Closing of local automotive assembly plants may lead to increases in deaths from opioid overdose, according to a study led by researchers at the Perelman School of Medicine and the Massachusetts General Hospital. The findings highlight fading economic opportunity as a driving factor in the ongoing national opioid epidemic, and build on previous research that links declining participation in the labor force to increased opioid use in the U.S. The findings are published in JAMA Internal Medicine.
“Major economic events, such as plant closures, can affect a person’s view of how their life might be in the future. These changes can have a profound effect on a person’s mental well-being, and could consequently influence the risk of substance use,” says lead author Atheendar Venkataramani, an assistant professor of medical ethics and health policy. “Our findings confirm the general intuition that declining economic opportunity may have played a significant role in driving the opioid crisis.”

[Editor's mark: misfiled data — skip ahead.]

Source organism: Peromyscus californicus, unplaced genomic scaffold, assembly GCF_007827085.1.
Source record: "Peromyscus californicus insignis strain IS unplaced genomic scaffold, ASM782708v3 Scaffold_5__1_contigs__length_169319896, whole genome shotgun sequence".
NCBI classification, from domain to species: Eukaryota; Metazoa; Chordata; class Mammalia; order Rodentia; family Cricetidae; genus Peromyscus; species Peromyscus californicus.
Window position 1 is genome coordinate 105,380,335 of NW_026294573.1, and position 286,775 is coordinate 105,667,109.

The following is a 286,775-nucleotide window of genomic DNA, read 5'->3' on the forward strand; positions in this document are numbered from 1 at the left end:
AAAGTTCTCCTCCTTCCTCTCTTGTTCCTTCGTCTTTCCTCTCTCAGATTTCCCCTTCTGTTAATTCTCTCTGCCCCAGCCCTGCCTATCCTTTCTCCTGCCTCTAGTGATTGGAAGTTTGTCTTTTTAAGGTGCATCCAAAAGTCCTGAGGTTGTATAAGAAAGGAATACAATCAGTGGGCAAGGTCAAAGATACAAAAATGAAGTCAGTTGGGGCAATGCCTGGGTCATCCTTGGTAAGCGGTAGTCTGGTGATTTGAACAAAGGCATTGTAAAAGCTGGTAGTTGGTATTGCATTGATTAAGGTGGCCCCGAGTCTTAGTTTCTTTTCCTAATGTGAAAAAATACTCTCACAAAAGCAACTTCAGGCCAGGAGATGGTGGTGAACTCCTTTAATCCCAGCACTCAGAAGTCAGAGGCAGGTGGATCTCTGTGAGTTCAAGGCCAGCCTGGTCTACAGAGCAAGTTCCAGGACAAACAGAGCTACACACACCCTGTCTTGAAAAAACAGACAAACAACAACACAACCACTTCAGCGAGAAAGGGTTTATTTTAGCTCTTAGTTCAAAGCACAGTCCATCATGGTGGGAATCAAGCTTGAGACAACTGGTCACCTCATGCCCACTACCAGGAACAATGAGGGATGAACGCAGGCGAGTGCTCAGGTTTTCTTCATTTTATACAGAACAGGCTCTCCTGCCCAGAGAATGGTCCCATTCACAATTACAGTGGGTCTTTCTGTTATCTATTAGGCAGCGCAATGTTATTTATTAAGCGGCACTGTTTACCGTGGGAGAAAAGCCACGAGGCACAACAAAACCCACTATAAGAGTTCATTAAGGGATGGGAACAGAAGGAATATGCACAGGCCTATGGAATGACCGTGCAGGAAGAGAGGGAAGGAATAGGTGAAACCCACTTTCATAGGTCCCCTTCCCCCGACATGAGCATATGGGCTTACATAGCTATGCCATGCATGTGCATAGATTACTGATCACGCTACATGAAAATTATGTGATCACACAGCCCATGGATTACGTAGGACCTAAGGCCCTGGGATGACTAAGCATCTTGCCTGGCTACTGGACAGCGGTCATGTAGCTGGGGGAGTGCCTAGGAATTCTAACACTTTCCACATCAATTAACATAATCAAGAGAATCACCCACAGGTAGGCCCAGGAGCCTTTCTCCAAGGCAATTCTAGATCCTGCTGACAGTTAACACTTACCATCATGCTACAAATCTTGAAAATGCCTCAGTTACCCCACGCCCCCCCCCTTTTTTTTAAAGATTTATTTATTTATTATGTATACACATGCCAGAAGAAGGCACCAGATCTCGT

The study examined the number of opioid-related deaths over a 17-year period (1999-2016) in 112 manufacturing counties near major automotive manufacturing plants. Using a variety of data sources, the research team built a database of all automotive assembly plants in operation as of 1999, noting each plant’s location and date of closing, where applicable. They then identified counties located within commuting zones that contained one or more of the plants that closed.
Of the manufacturing counties examined, 29 experienced an automotive assembly plant closure during the study period. Results showed that five years after the plants closed, opioid overdose mortality rates among adults ages 16 to 65 in those counties were 85 percent higher than anticipated compared to counties where plants remained open.
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